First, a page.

Photo Credit: David
By Irelan Fletcher
Few historical figures have a story quite like Mary Queen of Scots. Mary was under a week old when she became the Queen of Scotland in 1542, and held that title until 1568 when she was forced to abdicate her throne in favor of her son, who was an infant at the time. However, upon her abdication, Mary was detained by her cousin Elizabeth Tudor, the Queen of England at that time. Mary spent the last 19 years of her life detained, until her execution in 1587. The time that Mary spent as a prisoner has fascinated historians for centuries, and on February 8th, the 436th anniversary of Mary’s death, possibly the most important breakthrough on the history of Mary Queen of Scots in a century was released to the public. An international team of cryptographers recently deciphered letters from the 16th century, shocking historians around the world.
For 400 years in the National Library of France, 57 letters were lost in a series of files marked as being related to Italy. It wasn’t until German pianist Norbert Biermann, Israeli computer scientist George Lasry, and Japanese physicist Satoshi Tomokiyoa got together in an effort to push the decryption of historical files sponsored by the DECRYPT Project at European universities. The project was a combined effort of the cryptographers to decipher what they thought was coded Italian text. When looking at the letters, they found that the code was a replacement system (ex: symbols stand for letters of common words/names), but their breakthrough on the cipher didn’t come until they realized that the letters were French and not Italian. This revelation led them to the names being referenced like Sir Francis Walsingham – Queen Elizabeth’s spymaster – allowing for the connection to Mary Queen of Scots to be made.
The project was in an article detailing their methods and results in the journal Cryptologia; the cryptographers were ready to share their findings with the rest of the world. Mary Queen of Scots was taught how to cipher letters at a 9 years old, and these letters serve as proof that she continued to use ciphers until her death. In the article they reference how they used an algorithm to decipher the code that Mary used in her letters. The algorithm allowed for 30% of the code to be solved by hand, which left the remaining 70% of the code to be solved by Lasry, Biermann, and Tomokiyoa. Only a preliminary summary of the letters has been released, as they amount to a total of around 50,000 words. In a statement made to multiple news platforms, George Lasry, the Israeli computer scientist who led the yearlong project, claimed, “we found treasure lying in plain sight.”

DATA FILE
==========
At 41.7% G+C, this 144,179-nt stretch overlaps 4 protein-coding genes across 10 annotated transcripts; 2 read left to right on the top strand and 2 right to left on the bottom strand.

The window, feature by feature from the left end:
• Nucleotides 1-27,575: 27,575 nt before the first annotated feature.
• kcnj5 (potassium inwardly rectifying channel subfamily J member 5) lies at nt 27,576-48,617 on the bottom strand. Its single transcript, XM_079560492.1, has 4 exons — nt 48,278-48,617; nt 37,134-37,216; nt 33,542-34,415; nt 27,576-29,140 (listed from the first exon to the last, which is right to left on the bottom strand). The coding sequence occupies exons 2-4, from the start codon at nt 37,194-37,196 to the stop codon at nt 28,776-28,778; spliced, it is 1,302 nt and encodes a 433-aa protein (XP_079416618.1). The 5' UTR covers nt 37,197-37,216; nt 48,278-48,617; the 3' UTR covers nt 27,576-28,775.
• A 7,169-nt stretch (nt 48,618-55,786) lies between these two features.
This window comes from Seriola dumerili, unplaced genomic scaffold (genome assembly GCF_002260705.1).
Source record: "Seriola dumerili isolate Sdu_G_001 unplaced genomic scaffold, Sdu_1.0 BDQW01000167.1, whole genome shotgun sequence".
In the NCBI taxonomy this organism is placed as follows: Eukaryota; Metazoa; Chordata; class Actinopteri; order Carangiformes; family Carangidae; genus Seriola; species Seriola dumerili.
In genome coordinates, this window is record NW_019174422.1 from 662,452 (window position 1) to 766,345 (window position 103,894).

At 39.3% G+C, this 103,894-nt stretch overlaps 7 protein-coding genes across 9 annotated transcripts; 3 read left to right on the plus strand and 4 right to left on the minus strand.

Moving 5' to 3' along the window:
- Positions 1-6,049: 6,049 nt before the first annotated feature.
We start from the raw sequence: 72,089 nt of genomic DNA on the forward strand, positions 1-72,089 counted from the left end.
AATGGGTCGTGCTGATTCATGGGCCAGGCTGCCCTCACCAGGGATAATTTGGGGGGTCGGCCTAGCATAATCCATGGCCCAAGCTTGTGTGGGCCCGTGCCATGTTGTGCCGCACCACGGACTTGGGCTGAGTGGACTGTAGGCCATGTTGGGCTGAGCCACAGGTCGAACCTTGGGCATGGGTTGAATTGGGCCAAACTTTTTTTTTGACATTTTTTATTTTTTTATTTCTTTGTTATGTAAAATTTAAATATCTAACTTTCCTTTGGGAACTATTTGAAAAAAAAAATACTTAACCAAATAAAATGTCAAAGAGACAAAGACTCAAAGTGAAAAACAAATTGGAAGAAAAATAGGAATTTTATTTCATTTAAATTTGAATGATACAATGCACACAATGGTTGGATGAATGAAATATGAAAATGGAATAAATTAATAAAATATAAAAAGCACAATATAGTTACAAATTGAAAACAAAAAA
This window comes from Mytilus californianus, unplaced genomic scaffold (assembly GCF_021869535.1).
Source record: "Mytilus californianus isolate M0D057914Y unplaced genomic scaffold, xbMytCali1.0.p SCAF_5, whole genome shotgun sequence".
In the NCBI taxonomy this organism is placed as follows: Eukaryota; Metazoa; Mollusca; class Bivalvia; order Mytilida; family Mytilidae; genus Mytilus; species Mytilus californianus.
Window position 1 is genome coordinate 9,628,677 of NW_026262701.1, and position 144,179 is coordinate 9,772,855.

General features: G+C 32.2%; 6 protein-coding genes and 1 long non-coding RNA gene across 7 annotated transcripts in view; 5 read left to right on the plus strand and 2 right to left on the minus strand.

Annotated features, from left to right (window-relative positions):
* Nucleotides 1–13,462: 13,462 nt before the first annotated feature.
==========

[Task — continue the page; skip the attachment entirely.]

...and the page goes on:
The importance of these letters can be found in their ability to recontextualize history, as the letters proved to be a series of communication between Mary and Michel de Castelnau. Castelnau served as France’s ambassador to England, and is known to have supported Mary’s claim to the throne as Mary’s grandmother was Margaret Tudor, the sister of Henry VII. They serve as proof that Mary and the ambassador were in communication earlier than historians previously thought. The leading historian on Mary Queen of Scots, Dr. John Guy of Clare College Cambridge, illustrates the importance of historical discoveries like the letters with the statement, “it’s a stunning piece of research, and these discoveries will be a literary and historical sensation.”
What were thought to be lost letters during Mary’s time of imprisonment, now decoded, can provide current and future historians with new and more in depth knowledge on Mary Queen of Scots. The content of these letters showcases the depth of Mary’s knowledge of international affairs and how she remained an important political figure throughout her captivity. There is now a call to action as historians with knowledge on both Mary Queen of Scots and the political sphere of the 16th century can work together to move forward in the second phase of this project as the search for more lost letters in need of decoding continues.
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